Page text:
The second dichotomy I found invalid is any theory without time must yield a deterministic world that would necessarily have fixed laws, fixed constants, fixed particles, would lack novelty, and would be a stranglehold upon thought. All this is ridiculous. It is quite easy to imagine non-Newtonian deterministic theories without time that allow constants and particles to evolve deterministically with causation as a time-like partial ordering. Such a universe would seem as open and novel to an observer as any open universe.

Smolin kind of explains why giving up the relativity of synchronicity is really not a good idea, then tosses it out anyway. This seems really unwise and weakens his ideas depending upon elimination of this well tested feature of special relativity.

I had a number of other minor nits with this book. Smolin, who should know better, called non-locally in QM an “effect”. There is no non-local quantum effect (that would transmit information from the cause), but instead there is a subtle influence, incapable of transmitting information of any kind.

Another nit, but still annoying, Smolin describes the path of a thrown object as a parabola. Not so, it is an elliptical segment; which becomes clear if one imagines what would happen if the path continued without hitting the Earth, going into orbit (not flying off parabolically into space.)

I agreed strongly with Smolin’s trouble with physics, and that trouble almost certainly involves a fundamental invalid assumption we are making. Dragging back the theory of universal time seems very unlikely resolve this invalid assumption issue, since that old theory, until recently, was held by almost everyone, and has been extremely well examined.

Smolin also seems to contend that questions like “Why is there something rather than nothing” are outside the scope of scientific questions. I instead like Hawking’s quote from In A Brief History of Time “if we discover a complete theory, it should in time be understandable by everyone, not just by a few scientists. Then we shall all, philosophers, scientists and just ordinary people, be able to take part in the discussion of the question of why it is that we and the universe exist. If we find the answer to that, it would be the ultimate triumph of human reason -- for then we should know the mind of God."

54 people found this helpful

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Stick with it

The beginning of this book rubbed me the wrong way. The narrator and author created a pretentious combination that can be annoying at times. This book didn’t pick up until a few chapters in, but then it got really interesting. The concepts were slightly complex but well explained. He got into weird areas like Boltzmann brains and various types of multiverses, and he still kept a skeptical standpoint while explaining these things. I feel like everything was covered thoroughly in the end.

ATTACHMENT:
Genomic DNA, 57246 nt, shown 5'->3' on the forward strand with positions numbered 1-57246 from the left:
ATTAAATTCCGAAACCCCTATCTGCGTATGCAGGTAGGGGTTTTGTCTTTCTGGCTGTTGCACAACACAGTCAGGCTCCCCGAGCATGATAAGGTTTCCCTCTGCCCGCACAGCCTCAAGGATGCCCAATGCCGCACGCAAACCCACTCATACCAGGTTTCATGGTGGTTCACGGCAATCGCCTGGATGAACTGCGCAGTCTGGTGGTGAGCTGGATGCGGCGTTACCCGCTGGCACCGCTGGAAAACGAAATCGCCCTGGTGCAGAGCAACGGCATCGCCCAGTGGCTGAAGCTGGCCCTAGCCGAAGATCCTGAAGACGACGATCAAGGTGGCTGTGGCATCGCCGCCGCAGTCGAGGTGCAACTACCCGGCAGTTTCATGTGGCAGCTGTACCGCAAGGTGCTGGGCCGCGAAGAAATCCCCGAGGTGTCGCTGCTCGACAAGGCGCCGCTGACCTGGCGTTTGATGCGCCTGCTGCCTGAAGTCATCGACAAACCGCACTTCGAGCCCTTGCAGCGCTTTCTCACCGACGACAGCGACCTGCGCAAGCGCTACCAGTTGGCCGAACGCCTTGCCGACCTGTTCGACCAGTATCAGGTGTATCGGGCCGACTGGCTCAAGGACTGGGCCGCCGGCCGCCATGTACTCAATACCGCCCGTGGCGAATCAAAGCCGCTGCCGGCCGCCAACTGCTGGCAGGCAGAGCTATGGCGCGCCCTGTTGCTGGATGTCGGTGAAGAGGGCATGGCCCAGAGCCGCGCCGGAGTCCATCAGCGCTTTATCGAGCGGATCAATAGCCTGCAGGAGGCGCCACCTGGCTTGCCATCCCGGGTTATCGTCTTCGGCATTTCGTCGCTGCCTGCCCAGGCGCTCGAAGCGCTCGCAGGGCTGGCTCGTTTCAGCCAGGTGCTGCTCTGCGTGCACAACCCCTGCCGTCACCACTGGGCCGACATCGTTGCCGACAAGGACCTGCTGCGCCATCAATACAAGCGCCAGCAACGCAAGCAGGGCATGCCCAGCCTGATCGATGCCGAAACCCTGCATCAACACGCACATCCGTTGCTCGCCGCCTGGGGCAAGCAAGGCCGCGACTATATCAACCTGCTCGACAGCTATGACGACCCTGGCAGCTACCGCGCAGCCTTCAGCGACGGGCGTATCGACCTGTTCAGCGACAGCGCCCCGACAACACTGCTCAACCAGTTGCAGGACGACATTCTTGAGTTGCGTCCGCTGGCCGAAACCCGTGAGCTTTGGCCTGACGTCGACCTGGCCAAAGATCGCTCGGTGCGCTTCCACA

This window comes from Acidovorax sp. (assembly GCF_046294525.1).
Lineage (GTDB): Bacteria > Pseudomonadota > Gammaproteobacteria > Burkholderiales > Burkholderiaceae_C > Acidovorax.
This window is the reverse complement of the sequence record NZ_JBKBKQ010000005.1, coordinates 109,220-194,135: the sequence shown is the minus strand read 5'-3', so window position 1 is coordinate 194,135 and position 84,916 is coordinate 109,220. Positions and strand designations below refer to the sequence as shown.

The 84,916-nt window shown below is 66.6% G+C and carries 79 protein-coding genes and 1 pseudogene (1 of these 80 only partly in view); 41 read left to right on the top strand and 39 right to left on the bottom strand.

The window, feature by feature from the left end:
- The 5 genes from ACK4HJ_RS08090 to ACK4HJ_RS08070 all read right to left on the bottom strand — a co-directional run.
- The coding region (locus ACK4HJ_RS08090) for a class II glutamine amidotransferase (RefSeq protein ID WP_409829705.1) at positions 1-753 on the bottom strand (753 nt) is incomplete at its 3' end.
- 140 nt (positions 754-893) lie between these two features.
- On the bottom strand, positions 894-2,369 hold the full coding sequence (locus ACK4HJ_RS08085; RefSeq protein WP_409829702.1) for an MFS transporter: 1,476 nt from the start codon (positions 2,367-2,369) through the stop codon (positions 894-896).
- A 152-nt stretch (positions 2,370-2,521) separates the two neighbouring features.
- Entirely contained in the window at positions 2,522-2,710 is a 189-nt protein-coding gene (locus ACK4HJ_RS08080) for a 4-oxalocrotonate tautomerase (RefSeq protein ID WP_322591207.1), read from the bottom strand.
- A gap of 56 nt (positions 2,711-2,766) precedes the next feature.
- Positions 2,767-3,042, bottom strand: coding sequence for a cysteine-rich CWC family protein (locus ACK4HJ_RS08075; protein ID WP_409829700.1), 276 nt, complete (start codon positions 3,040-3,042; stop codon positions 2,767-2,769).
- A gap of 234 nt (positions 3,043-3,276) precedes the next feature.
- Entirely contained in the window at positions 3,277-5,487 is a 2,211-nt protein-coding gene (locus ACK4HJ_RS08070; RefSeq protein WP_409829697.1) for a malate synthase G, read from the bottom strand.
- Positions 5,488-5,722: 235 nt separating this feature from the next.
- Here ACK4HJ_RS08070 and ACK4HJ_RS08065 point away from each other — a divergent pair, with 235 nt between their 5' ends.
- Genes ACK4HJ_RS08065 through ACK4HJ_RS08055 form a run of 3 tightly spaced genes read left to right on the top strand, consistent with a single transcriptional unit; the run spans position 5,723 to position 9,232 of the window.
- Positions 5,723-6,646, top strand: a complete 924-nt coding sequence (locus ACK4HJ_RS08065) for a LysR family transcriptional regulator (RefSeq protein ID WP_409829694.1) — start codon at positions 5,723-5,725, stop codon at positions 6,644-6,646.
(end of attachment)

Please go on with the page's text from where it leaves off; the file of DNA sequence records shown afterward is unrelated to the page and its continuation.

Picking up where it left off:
The author was really against the Block Universe idea and argued that time is fundamental. I think he seemed a little too confident in his position, because who knows? This stuff is all speculative and you can’t pretend like you know the truth of the universe for certain. Also when he claimed that the universe cannot be fundamentally mathematical, that was another grey area where I thought he could be more open minded. Humans will no doubt be unimaginably smarter in the near future. It is possible that physics will keep progressing to the point where we have a fundamental theory and equally possible that it won’t happen. We can’t say for certain that the universe isn’t mathematical unless we know everything about the universe.

I didn’t dislike the book for the parts I disagreed with because the whole book was fascinating. The beginning was dry but if you stick with it, you’ll learn a few things from this book. Also, it’s good to meditate on these big ideas of time and the universe even if you’re only halfway paying attention to the story. Well worth the mental energy in the end.

2 people found this helpful

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too much random thought

Maybe the author thinks the book very organized. I feel it otherwise. listening to the narration, it sounds more like the author talking to himself randomly. I can't get through half of the book. regret the purchase.

1 person found this helpful

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Great book but did not like voice of narrator.

Good content. Annoying voice i found. Sorry. But felt very casual voice. Not sure if that is intentional. But worth listening to!

1 person found this helpful

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Pretty deep and easy to loose me, but brilliant thinking

I enjoyed this book, it felt like it was less about time and more about narrowing down options around what makes up our universe and reality. I got lost a lot and had to rewind almost every chapter. But Smolin is a visionary and I loved being challenged. Def worth the effort. I will re- listen in the future !